That Kellymom page
The evidence most often cited in support of the "babies-under-12-months-don’t-need-solids-or-additional-iron" idea is the Kellymom page on iron. The message that is often taken home from this page is that (a) Breastmilk is an awesome source of iron because it is so bioavailable to the infant; and (b) In any case, babies are born with enough iron to last them for their first year of life.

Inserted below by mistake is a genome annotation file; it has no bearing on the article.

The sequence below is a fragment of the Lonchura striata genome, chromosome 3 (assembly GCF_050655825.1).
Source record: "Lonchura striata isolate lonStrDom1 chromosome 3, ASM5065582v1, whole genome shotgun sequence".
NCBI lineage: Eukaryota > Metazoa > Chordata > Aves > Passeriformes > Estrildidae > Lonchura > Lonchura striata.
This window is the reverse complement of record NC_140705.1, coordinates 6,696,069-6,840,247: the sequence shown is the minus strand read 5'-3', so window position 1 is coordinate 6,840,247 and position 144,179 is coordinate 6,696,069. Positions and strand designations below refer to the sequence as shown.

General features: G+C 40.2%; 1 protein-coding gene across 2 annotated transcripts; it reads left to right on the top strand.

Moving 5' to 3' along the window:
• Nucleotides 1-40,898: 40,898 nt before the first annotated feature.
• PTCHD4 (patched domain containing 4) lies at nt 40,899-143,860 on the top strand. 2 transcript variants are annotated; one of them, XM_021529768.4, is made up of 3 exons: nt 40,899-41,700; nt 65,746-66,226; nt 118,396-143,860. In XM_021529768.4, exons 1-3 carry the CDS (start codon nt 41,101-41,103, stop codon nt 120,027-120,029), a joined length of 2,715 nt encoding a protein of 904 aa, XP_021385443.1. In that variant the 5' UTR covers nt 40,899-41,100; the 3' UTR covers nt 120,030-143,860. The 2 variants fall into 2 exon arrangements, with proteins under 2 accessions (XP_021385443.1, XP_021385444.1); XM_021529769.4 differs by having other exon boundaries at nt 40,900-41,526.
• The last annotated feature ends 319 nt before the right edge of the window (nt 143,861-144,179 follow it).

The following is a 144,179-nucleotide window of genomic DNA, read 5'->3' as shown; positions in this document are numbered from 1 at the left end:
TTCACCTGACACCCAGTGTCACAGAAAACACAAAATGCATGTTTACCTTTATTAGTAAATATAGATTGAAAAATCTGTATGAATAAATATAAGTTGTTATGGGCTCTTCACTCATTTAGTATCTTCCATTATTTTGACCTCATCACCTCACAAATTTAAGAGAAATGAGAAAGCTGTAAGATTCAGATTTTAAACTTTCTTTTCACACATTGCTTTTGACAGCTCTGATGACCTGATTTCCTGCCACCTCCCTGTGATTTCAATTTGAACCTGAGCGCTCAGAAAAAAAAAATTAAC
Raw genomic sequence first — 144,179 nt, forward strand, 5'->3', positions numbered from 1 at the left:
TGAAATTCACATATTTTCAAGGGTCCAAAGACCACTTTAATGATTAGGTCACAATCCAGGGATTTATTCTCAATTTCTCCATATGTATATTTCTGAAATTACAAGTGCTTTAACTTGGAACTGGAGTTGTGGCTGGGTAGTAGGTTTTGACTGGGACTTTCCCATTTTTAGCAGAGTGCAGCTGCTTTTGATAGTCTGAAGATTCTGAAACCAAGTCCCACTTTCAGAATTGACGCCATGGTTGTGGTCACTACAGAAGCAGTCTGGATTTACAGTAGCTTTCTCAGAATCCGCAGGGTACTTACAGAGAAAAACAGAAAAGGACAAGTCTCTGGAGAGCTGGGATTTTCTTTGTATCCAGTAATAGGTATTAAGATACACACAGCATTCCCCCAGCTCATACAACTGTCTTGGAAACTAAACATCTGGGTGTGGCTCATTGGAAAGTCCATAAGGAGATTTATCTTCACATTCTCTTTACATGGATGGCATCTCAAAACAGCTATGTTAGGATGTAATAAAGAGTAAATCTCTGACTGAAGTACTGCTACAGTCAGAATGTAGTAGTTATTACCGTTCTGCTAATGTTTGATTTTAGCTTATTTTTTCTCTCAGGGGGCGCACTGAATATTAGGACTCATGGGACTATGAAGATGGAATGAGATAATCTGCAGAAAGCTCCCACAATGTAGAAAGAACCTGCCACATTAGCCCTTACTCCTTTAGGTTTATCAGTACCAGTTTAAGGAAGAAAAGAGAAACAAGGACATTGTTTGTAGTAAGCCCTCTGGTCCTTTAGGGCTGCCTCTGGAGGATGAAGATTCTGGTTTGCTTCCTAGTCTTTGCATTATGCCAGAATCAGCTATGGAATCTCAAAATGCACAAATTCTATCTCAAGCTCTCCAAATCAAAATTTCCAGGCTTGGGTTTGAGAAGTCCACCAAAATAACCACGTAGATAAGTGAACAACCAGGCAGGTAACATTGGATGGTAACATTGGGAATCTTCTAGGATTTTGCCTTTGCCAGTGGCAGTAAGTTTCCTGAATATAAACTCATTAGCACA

Now, breastmilk iron is unusually bioavailable (which means, roughly, that a high proportion of its iron is actually usable by the baby); but the amount of iron found in breastmilk in the first place is so low that even with a high absorption rate, the absolute amount available to the infant is still not very high--as Science of Mom discusses here in her excellent post, even with breastmilk's unusually bioavailability a baby aged 6-12 months would need to drink 4-13 liters of breastmilk a day to get enough iron. Most babies don't drink much more than a liter a day.